Mange tout, Rodney, mange tout: The British ineptitude with foreign languages is comically portrayed by David Jason's Del Boy
It is one of the paradoxes of our times that the more we are exhorted to be outward-looking, the less we equip our people to be so. We are told not to be Little Englanders, to embrace the rest of the world, their cultures and their customs, with fervour, and, in particular, to assume a European identity above a national one. Why, then, have we chosen this time to make the teaching of foreign languages in our schools an increasingly rare practice, clearing them out of the syllabus to make room for such soul-enhancing subjects as media studies?
One reason, of course, is that a foreign language is not vocational. Unless one intends to become a teacher of the language — and there is shrinking demand for them — or to go to work in a non-Anglophone country, then such study is deemed pointless. Another reason is that it does require a certain mental discipline to learn a new language. Even if one regards grammar as largely dispensable — which has long been the case, it seems, in the teaching of English itself — the student must still grasp some vocabulary, and a rough idea of what order the words go in to be comprehensible. In the non-challenging world of the GCSE, where derisorily low percentages are required to secure a pass, a qualification in the subject would not remotely lead to being able to speak it.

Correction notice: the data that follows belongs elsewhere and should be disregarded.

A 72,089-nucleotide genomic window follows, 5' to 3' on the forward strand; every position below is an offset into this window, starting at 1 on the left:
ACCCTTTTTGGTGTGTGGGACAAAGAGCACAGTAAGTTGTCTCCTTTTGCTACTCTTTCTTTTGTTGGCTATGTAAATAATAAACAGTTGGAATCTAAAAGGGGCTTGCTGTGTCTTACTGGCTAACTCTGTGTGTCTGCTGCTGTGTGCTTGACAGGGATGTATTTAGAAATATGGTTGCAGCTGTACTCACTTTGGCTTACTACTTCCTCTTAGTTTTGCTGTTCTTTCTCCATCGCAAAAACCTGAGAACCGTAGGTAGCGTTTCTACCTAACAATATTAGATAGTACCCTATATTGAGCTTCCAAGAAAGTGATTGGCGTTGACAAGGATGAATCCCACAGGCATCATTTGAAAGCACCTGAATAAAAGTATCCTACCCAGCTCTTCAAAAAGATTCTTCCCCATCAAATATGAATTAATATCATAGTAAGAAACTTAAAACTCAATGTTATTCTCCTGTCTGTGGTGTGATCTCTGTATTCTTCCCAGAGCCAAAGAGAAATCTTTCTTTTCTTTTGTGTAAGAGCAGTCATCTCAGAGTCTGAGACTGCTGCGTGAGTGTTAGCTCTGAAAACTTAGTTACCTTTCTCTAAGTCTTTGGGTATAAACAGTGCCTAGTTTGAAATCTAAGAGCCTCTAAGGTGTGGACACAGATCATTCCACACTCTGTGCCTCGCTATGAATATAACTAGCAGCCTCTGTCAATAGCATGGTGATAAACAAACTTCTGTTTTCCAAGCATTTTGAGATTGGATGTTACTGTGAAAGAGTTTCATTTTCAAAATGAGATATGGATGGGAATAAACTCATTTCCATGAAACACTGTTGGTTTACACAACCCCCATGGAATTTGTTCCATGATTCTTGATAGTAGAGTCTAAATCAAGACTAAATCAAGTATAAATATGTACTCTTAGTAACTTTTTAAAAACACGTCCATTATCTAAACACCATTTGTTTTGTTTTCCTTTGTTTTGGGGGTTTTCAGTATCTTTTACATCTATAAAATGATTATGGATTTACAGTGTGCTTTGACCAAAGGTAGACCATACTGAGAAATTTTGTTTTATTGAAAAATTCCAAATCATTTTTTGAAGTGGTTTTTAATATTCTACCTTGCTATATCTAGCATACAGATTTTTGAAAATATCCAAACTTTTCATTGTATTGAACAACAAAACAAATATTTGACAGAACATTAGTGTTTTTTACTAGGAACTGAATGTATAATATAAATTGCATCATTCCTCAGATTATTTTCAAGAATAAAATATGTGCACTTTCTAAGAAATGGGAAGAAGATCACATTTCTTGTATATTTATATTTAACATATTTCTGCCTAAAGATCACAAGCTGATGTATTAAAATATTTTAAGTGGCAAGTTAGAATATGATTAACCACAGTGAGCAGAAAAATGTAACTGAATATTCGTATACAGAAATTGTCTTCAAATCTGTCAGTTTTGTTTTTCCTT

The A-level course is even less demanding, and with depressing consequences for the student. One can pass, at the highest grade, an A-level in a European modern language without reading a word of the literature in that language, or embracing any other part of the related culture. A couple of years ago a sweet girl from a redbrick university came to do work experience for me. She was reading modern languages, and told me she was at the redbrick because she had failed to get into Oxford. I feared another story of rampant anti-state school bigotry by some stuffy Oxbridge don, but I was wrong. The girl had been sent, fully prepared as she thought, from her Midlands comprehensive to her interviews. The first interview was about her second foreign language, German, but was conducted in English. She was asked, early on, what her favourite German literature was. She replied that she hadn't read any. It was not part of the A-level syllabus and her gormless teachers had not thought to tell her she might like to study some in her spare time, just to be able to make some conversation about it. Leaving that interview in a state of abysmal morale, she went to her French interview, which was conducted in French. She had not been told to expect this, and the 30 minutes a month of oral practice her school provided her with was unequal to the task. It became even more so when her interviewer asked her, in French, what her favourite works of French literature were: she hadn't been advised to read any of those either.